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April 17, 2014 7:18 am

EDITORIAL: Council wise to hold off decision on landfill site

Written by Ilene Olson

On Wednesday morning, the Powell City Council and city administration put the brakes on making a final decision on where and how to haul household waste.

That was a very smart move.

The council has been considering taking much of its trash to Billings. The primary reason, we have been told, was a cost savings of $120,000 to $140,000 annually compared to taking it to the Park County Landfill in Cody.

The council is to be commended for seeking ways to save money for the city and its residents. But the process has been poorly handled, with a blatant lack of transparency and openness, and we’re glad city leaders are pausing to consider the situation before acting.

The Billings City Council, citing increasing costs and needed landfill upgrades, voted Monday to increase its landfill tipping fees paid by out-of-county-and-state customers to $23.48 per ton, up $5.86 from its previous rate of $17.62. The final cost Powell would pay would be around $26 per ton, exactly what the council was told to expect after negotiations were held between officials from the two cities earlier this year.

Still, the fact that Billings increased its out-of-state rate 33 percent is worth noting. It’s another uncertainty in this process that should give Powell’s leaders and residents pause for thought.

The council had been scheduled to vote on the matter Monday night, but after the Tribune raised a series of questions, it has been removed from the agenda.

The total cost for a one-year contract is $321,943.90, and that’s a lot of money to spend without the entire process being completely open.

With the city’s budget under strain, saving money on hauling and landfill tipping fees can make a big difference in the bottom line, and it could eventually lead to reductions in residents’ utility bills as well. That’s a good thing.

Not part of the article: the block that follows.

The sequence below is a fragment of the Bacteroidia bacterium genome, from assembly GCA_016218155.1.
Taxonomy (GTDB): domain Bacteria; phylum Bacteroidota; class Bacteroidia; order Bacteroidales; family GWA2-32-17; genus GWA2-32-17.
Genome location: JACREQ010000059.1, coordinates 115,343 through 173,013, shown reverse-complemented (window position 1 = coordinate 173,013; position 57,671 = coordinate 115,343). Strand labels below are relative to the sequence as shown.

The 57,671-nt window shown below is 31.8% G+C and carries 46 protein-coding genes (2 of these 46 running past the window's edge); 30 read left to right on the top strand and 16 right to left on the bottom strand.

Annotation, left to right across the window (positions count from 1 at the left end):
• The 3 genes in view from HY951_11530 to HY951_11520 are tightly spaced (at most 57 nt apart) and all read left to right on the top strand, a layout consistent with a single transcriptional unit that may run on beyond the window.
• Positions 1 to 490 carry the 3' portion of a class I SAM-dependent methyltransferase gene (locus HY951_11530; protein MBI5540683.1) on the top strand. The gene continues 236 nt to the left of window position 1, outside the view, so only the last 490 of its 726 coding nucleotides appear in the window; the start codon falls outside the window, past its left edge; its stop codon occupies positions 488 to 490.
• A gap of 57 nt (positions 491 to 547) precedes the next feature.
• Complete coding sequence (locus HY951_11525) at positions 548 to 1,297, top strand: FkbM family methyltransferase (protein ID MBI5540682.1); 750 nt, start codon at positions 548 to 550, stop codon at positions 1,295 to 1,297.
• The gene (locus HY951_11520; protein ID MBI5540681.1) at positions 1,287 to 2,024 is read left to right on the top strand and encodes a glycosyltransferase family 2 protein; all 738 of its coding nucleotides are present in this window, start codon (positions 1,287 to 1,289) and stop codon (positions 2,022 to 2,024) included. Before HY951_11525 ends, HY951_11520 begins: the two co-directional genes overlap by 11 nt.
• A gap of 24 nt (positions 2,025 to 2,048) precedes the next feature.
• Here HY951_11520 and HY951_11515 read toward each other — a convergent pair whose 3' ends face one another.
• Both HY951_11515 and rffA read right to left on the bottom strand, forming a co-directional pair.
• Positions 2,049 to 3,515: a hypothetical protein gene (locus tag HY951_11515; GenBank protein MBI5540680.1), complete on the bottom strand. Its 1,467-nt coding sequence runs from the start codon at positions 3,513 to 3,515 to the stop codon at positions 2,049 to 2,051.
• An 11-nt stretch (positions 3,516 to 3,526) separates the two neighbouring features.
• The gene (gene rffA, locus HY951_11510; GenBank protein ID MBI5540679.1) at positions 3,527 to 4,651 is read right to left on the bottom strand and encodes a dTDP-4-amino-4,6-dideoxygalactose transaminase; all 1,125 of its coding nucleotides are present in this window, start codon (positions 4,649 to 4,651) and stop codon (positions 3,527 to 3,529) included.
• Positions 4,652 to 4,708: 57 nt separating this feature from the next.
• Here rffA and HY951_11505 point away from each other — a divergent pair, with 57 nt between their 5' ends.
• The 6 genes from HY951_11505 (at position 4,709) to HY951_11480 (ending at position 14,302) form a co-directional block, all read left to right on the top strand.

But sometimes other factors are even more important than saving money. As they crunch the numbers, we suggest Powell city leaders also consider the ripple effects and unanticipated costs that could follow a decision to haul the city’s solid waste to Billings.

A year ago, Park County was unwilling to work with Powell to reduce garbage rates at the Park County Landfill. This year, the county’s tipping rate proposal is reduced by up to $18 per ton — from last year’s rate of $90 per ton to this year’s proposal of $72 per ton with a proposed six-year contract between Park County and Powell.

That’s a considerable discount from last year’s proposal — and unlike the city of Billings’ offer, commissioners are guaranteeing the rate for the six years. But it still doesn’t address one key issue: With identical contracts, Powell and Cody still would pay the same rate for hauling their trash to the Park County Landfill, despite the fact that Powell must haul its trash about 25 more miles since the Park County Commission closed Powell’s landfill to household trash.

Powell has asked for consideration for the transportation factor. That’s a cost to the city of Powell — and to the town of Meeteetse — that the city of Cody doesn’t have to bear.

Under the circumstances, it does seem unfair, and it’s been a sticking point for Powell’s city leaders.